Once CG gave up its ghost, I figured there was no reason for this story--which felt important to me--to die along with it. The result: a massive seven thousand-word piece that my friend, writer and editor Susan Arendt, agreed to publish in The Escapist Magazine.
Susan helped trim the story down to a more manageable size, then came up with the idea to split the story into four smaller sections and run it over the course of four weeks. She also urged me to change the pseudonym of the protagonist from "Peppy Hare" to "Ben" (another good call, SA).
Whether Peppy/Ben is dealing with irate moms, learning the fine art of "gutting duty," schooling kids in Super Smash Bros., or putting a stop to budding criminals, his stories consistently offer cool, oddball insights into videogame culture.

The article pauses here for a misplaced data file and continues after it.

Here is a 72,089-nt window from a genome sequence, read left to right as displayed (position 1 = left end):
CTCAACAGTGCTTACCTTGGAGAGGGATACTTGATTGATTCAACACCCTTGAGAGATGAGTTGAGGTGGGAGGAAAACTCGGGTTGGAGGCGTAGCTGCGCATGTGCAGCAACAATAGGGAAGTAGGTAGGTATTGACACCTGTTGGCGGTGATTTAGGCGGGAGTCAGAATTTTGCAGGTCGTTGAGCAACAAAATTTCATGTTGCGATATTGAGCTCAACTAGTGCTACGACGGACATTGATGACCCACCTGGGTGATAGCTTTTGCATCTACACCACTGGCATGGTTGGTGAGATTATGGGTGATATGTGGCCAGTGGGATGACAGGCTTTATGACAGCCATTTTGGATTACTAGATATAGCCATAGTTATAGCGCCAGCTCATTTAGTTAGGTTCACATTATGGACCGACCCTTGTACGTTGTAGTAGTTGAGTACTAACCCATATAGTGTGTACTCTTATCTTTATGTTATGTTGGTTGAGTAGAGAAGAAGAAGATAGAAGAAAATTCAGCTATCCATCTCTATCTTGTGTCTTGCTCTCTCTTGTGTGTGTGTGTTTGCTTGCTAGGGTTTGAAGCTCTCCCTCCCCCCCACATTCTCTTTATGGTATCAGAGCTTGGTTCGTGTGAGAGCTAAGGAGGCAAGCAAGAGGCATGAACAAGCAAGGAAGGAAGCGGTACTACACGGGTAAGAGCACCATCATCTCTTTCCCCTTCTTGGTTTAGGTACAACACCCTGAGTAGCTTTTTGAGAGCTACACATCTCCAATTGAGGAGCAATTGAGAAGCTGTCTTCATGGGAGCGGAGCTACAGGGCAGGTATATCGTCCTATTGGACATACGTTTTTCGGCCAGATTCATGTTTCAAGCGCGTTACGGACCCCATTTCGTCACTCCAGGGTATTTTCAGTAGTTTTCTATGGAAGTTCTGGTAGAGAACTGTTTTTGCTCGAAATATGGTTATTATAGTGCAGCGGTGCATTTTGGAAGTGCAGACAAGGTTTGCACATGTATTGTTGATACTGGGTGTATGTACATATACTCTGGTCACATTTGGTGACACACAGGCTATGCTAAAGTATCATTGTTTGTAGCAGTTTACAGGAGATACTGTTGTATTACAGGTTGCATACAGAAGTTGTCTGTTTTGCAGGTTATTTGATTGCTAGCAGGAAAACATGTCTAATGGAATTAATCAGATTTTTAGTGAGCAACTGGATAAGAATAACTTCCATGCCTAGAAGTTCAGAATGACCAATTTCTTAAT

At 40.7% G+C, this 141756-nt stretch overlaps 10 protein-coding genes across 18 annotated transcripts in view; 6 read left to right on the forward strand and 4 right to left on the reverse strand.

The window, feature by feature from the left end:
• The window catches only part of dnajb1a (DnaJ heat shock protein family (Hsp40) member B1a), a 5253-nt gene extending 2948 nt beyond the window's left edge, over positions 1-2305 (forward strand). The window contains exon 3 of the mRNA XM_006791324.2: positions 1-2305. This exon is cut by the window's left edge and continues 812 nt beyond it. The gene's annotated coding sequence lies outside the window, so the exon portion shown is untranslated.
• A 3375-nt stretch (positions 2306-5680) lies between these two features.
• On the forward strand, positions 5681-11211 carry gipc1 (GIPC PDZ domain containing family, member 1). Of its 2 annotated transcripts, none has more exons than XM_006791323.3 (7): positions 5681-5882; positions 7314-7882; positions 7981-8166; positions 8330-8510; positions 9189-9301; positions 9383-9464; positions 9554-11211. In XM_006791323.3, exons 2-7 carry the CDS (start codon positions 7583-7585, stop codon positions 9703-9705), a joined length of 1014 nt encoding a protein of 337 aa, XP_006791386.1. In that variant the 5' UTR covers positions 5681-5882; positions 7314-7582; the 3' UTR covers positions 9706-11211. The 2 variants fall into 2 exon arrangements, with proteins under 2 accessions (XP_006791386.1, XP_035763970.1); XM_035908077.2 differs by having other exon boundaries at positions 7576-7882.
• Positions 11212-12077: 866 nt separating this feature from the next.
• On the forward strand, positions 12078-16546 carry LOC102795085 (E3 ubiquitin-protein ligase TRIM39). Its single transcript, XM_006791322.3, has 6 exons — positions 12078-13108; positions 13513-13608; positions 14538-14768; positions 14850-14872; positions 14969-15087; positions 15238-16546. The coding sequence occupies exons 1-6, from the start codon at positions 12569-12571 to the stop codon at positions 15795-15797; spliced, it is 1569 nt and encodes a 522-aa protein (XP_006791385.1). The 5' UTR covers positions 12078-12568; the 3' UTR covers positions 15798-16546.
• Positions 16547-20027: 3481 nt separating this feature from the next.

"Gamers on message boards constantly say - and yes, they typically write the following in caps - 'HOW CAN THEY SELL AN OPEN COPY OF A GAME AS NEW WTFFFFFFF GAMESTOP SUX BALLZ?' The answer from GameStop's corporate perspective is this: Gutting keeps shrink to a minimum. Definition of shrink: Customer theft. Irrefutable fact: If you put an empty box on the shelf, there is no incentive whatsoever for a thief to steal it."
Now that the fourth and final section has been published in TEM, you can read the whole damn thing, in its entirety, right here.
Also: Peppy/Ben, I promised to split my paycheck for the story 50-50 with you. So please come to the window to collect your much-deserved winnings.
And if anyone else out there has a story that you'd like me to tell, you know where you can find me.
One last: follow Susan on Twitter. She's the best.